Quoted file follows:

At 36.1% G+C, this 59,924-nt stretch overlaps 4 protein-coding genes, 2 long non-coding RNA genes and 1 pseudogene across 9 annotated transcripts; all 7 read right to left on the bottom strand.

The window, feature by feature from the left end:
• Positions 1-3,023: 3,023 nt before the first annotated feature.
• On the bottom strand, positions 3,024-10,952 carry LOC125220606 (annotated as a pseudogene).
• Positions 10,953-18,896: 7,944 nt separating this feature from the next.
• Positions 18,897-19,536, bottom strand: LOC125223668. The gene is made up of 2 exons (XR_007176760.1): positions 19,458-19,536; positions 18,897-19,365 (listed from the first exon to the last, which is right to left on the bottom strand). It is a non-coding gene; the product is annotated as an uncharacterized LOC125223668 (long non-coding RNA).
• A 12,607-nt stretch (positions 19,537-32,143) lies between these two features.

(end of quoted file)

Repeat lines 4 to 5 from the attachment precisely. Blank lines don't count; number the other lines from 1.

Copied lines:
• On the bottom strand, positions 3,024-10,952 carry LOC125220606 (annotated as a pseudogene).
• Positions 10,953-18,896: 7,944 nt separating this feature from the next.